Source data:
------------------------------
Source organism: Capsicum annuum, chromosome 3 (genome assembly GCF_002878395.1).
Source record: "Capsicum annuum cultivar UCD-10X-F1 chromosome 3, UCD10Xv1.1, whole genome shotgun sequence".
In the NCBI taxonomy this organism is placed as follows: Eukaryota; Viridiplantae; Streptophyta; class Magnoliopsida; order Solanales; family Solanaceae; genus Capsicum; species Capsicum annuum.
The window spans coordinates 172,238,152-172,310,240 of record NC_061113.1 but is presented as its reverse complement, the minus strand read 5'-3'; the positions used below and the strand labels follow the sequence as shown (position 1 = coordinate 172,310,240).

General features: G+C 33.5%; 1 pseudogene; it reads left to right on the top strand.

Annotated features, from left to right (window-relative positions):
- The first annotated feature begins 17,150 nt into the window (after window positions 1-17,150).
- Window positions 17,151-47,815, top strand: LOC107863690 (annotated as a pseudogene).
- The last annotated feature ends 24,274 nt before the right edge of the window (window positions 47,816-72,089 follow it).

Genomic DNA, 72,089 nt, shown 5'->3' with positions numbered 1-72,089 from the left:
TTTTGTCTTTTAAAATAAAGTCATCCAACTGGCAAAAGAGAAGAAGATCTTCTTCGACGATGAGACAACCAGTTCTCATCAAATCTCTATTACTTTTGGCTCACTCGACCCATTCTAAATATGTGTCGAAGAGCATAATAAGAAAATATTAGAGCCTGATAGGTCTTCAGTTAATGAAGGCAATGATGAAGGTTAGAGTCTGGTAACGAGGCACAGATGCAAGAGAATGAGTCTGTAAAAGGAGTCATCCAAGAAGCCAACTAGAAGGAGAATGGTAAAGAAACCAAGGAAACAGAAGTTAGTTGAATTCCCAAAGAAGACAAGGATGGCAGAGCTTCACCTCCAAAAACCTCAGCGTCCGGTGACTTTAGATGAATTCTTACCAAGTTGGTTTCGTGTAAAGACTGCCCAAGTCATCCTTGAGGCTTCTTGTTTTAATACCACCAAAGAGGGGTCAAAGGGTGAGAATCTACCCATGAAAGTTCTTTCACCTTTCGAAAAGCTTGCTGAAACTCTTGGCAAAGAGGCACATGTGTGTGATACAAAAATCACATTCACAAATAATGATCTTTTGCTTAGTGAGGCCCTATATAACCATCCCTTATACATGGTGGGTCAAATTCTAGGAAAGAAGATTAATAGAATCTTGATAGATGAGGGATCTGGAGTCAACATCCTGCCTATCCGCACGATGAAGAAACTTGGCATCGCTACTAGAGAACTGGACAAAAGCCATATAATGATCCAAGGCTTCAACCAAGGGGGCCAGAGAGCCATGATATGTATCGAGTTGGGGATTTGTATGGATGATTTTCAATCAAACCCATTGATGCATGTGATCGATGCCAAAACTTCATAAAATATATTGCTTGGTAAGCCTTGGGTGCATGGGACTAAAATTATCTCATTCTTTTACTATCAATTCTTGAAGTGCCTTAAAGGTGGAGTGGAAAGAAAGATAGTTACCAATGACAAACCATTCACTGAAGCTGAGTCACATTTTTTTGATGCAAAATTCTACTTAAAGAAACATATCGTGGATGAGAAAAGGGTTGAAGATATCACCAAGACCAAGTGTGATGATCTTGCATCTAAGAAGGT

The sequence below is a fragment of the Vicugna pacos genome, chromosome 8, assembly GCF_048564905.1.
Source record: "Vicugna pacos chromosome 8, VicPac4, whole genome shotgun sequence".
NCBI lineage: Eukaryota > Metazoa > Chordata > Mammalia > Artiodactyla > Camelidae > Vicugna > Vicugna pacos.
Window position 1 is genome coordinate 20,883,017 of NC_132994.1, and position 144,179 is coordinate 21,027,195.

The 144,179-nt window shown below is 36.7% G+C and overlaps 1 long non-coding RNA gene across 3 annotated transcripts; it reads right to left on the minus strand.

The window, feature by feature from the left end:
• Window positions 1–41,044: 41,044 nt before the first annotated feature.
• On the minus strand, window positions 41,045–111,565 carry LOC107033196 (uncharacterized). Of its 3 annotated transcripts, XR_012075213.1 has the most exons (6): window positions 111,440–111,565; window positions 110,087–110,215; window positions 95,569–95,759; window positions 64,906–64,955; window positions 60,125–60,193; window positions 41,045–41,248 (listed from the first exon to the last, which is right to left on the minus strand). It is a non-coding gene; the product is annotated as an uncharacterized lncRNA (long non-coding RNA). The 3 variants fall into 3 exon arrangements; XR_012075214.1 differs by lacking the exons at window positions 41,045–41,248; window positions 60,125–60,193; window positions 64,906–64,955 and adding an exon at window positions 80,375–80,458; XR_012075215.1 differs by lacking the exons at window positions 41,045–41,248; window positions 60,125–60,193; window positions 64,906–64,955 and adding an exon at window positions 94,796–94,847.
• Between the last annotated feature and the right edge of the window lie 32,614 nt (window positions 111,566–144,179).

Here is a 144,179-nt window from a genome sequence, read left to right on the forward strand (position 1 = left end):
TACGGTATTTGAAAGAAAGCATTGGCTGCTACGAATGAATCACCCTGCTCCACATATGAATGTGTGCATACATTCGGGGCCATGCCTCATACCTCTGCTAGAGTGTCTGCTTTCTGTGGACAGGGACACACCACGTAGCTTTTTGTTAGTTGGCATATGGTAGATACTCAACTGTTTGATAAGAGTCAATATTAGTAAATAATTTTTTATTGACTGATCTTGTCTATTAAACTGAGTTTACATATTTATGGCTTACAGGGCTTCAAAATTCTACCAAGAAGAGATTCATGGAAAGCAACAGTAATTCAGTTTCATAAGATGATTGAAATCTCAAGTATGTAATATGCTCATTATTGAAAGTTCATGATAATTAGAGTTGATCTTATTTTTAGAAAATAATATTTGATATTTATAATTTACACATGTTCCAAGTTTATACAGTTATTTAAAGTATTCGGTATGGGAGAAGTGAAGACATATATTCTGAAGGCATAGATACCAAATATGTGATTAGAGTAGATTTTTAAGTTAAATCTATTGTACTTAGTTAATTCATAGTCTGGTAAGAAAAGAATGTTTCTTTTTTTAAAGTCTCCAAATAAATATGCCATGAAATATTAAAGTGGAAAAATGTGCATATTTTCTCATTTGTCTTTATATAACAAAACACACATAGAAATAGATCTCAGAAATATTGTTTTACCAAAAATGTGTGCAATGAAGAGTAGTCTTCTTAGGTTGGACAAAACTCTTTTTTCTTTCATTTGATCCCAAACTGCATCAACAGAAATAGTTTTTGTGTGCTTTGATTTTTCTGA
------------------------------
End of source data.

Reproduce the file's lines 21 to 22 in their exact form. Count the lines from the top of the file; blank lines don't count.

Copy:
Here is a 144,179-nt window from a genome sequence, read left to right on the forward strand (position 1 = left end):
TACGGTATTTGAAAGAAAGCATTGGCTGCTACGAATGAATCACCCTGCTCCACATATGAATGTGTGCATACATTCGGGGCCATGCCTCATACCTCTGCTAGAGTGTCTGCTTTCTGTGGACAGGGACACACCACGTAGCTTTTTGTTAGTTGGCATATGGTAGATACTCAACTGTTTGATAAGAGTCAATATTAGTAAATAATTTTTTATTGACTGATCTTGTCTATTAAACTGAGTTTACATATTTATGGCTTACAGGGCTTCAAAATTCTACCAAGAAGAGATTCATGGAAAGCAACAGTAATTCAGTTTCATAAGATGATTGAAATCTCAAGTATGTAATATGCTCATTATTGAAAGTTCATGATAATTAGAGTTGATCTTATTTTTAGAAAATAATATTTGATATTTATAATTTACACATGTTCCAAGTTTATACAGTTATTTAAAGTATTCGGTATGGGAGAAGTGAAGACATATATTCTGAAGGCATAGATACCAAATATGTGATTAGAGTAGATTTTTAAGTTAAATCTATTGTACTTAGTTAATTCATAGTCTGGTAAGAAAAGAATGTTTCTTTTTTTAAAGTCTCCAAATAAATATGCCATGAAATATTAAAGTGGAAAAATGTGCATATTTTCTCATTTGTCTTTATATAACAAAACACACATAGAAATAGATCTCAGAAATATTGTTTTACCAAAAATGTGTGCAATGAAGAGTAGTCTTCTTAGGTTGGACAAAACTCTTTTTTCTTTCATTTGATCCCAAACTGCATCAACAGAAATAGTTTTTGTGTGCTTTGATTTTTCTGA